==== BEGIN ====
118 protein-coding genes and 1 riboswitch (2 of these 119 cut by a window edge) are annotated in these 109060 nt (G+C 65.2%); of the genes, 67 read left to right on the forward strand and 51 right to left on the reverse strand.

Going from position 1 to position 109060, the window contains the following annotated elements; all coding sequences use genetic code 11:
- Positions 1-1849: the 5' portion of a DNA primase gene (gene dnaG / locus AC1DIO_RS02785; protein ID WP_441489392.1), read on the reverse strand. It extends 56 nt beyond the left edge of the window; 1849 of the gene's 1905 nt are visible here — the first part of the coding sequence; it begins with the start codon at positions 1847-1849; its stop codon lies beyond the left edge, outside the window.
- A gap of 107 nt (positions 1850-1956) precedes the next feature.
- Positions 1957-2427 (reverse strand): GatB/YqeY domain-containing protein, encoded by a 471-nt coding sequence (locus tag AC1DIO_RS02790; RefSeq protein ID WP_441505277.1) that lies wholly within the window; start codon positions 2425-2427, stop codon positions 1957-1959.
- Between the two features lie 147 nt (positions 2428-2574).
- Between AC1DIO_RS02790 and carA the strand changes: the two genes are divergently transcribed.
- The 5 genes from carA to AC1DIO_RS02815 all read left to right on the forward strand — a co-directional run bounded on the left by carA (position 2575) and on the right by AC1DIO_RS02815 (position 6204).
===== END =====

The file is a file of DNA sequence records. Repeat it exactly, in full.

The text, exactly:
118 protein-coding genes and 1 riboswitch (2 of these 119 cut by a window edge) are annotated in these 109060 nt (G+C 65.2%); of the genes, 67 read left to right on the forward strand and 51 right to left on the reverse strand.

Going from position 1 to position 109060, the window contains the following annotated elements; all coding sequences use genetic code 11:
- Positions 1-1849: the 5' portion of a DNA primase gene (gene dnaG / locus AC1DIO_RS02785; protein ID WP_441489392.1), read on the reverse strand. It extends 56 nt beyond the left edge of the window; 1849 of the gene's 1905 nt are visible here — the first part of the coding sequence; it begins with the start codon at positions 1847-1849; its stop codon lies beyond the left edge, outside the window.
- A gap of 107 nt (positions 1850-1956) precedes the next feature.
- Positions 1957-2427 (reverse strand): GatB/YqeY domain-containing protein, encoded by a 471-nt coding sequence (locus tag AC1DIO_RS02790; RefSeq protein ID WP_441505277.1) that lies wholly within the window; start codon positions 2425-2427, stop codon positions 1957-1959.
- Between the two features lie 147 nt (positions 2428-2574).
- Between AC1DIO_RS02790 and carA the strand changes: the two genes are divergently transcribed.
- The 5 genes from carA to AC1DIO_RS02815 all read left to right on the forward strand — a co-directional run bounded on the left by carA (position 2575) and on the right by AC1DIO_RS02815 (position 6204).